• Shannon High-Bassalik, former VP of Programming and Communications, alleges the company favored Arab and male employees, creating a hostile work environment for non-Arab women and engaging in editorial interference that diminished the objectivity of its reporting.
  • The suit comes in the wake of similar legal action taken by another employee and the resignations of three other female executives, who also cited a discriminatory work environment as the cause of their departure.
  • Al Jazeera has responded, claiming High-Bassalik did not introduce her allegations during her pre-termination external performance review.

More on this story at CNN Money.

Report indicates dramatic spike in anti-Semitic incidents in Canada in 2014
  • The 1,627 reported incidents for the year represent a 28% increase over 2013, with harassment comprising 84% of reports, vandalism 15%, and violence 1% of reported activity.
  • Ontario had the most reports of anti-Semitism (960) followed by Quebec and Atlantic Canada (259).
  • Major spikes coincided with Israel’s campaign in Gaza and the December holiday season, both of which are consistent with previous spikes.

“In 2014, ‘a clear pattern emerged. It has become too easy to deny anti-Semitism, as long as it is reframed under the legitimizing veil of anti-Zionism. … The landscape for spreading anti-Semitic messages has grown exponentially, so it is only reasonable to expect the actual number of incidents to have increased along with it.’”

More on this story at The Times of Israel.

(Image Credit: Gershon Elinson/Flash90, via The Times of Israel)

Zionist religious leaders call for separate gender-segregated accommodations for observant students in Israeli universities
  • Citing the desire to preserve modesty in their academic environments, conservative advocates are attempting to get secular higher education institutions to create separate, gender-segregated learning spaces for students from the Zionist and ultra-Orthodox communities.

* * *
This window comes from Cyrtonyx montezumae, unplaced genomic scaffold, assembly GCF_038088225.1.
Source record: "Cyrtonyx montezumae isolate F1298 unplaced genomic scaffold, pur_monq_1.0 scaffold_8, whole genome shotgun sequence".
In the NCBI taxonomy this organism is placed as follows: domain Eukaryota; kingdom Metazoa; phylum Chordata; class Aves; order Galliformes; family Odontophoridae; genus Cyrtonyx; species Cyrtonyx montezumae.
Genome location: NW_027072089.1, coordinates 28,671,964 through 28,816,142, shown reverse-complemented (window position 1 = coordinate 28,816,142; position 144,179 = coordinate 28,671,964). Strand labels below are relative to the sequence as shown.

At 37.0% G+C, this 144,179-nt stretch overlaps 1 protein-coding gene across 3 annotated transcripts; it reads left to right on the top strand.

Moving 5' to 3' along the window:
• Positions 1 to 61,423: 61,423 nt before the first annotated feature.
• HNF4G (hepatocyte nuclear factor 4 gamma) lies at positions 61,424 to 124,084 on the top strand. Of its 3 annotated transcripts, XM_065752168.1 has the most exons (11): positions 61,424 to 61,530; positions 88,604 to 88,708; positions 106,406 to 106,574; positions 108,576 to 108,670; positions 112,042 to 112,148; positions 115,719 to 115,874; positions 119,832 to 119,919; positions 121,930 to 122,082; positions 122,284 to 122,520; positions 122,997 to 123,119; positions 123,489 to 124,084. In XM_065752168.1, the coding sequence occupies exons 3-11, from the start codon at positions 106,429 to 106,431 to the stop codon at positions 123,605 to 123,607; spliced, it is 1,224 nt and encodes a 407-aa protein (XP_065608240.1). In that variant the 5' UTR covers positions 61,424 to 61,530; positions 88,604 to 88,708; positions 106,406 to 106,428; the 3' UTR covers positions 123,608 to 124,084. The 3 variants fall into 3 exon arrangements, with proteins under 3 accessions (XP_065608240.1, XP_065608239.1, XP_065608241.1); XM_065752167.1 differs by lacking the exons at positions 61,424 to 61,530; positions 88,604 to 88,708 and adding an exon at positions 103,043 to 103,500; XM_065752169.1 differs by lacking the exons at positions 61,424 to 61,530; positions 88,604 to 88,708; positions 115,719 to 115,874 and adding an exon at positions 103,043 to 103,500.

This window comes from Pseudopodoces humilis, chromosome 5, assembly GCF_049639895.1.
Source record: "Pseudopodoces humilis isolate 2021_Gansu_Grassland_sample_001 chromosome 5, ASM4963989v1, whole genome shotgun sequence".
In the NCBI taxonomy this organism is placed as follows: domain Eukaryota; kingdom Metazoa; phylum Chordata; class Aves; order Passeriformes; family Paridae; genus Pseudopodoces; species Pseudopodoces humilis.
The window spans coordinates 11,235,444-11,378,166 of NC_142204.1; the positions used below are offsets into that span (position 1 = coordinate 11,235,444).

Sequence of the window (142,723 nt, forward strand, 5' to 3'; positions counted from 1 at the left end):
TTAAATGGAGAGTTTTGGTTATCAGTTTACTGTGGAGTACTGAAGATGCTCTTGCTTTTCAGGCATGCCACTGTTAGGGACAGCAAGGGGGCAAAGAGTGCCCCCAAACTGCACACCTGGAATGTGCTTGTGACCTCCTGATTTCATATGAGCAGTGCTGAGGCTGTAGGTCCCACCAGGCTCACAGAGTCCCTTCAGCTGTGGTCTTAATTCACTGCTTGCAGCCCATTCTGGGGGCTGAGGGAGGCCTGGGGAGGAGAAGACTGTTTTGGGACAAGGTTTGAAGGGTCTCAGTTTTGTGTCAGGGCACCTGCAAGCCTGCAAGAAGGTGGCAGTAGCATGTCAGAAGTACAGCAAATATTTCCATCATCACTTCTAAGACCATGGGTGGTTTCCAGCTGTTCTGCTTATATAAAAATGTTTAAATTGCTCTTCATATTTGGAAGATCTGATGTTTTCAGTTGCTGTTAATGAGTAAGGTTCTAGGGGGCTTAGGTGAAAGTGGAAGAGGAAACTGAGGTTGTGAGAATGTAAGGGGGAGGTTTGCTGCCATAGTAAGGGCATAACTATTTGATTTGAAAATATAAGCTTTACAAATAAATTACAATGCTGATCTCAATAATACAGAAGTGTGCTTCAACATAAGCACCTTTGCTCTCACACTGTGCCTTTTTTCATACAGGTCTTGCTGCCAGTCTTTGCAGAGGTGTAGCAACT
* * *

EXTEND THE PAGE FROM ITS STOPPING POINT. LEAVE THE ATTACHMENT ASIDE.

• Organizers have discussed building a “purchasing group” model, gathering students into groups based on field of study in the hopes that universities would “bid” on them, introducing pressure to include gender-segregated classrooms.
  • Although the attempt may signal a new, much-welcomed openness to university studies by ultra-Orthodox communities, higher education officials say that any attempt to create gender-segregated education at non-religious universities would be terminated.

More on this story at Haaretz.

(Image Credit: Eliyahu Hershkovitz/Haaretz)

Indonesian authorities claim Australian government paid human traffickers not to return to Indonesia rather than land at Australia
  • A boat crew arrested in Indonesia told the police that Australian authorities had paid them each A$5,000 (US$3,860) to turn back with the 65 migrants on board.
  • Australia has made every effort to ensure that asylum seekers do not reach its shores, including turning boats back to Indonesia and detaining refugees in camps in Papua New Guinea and Nauru.
  • Australia’s Foreign Minister and Immigration Minister have denied the claims, but PM Tony Abbott has declined to comment, citing security reasons.

“Under Australian’s push-back policy we have been consistently saying they are on a slippery slope. … Should this situation be confirmed and it turns out to be true, it would be a new low for the way the government of Australia handles the situation on irregular migration.”

More on this story at Reuters.

(Image Credit: Reuters/David Gray)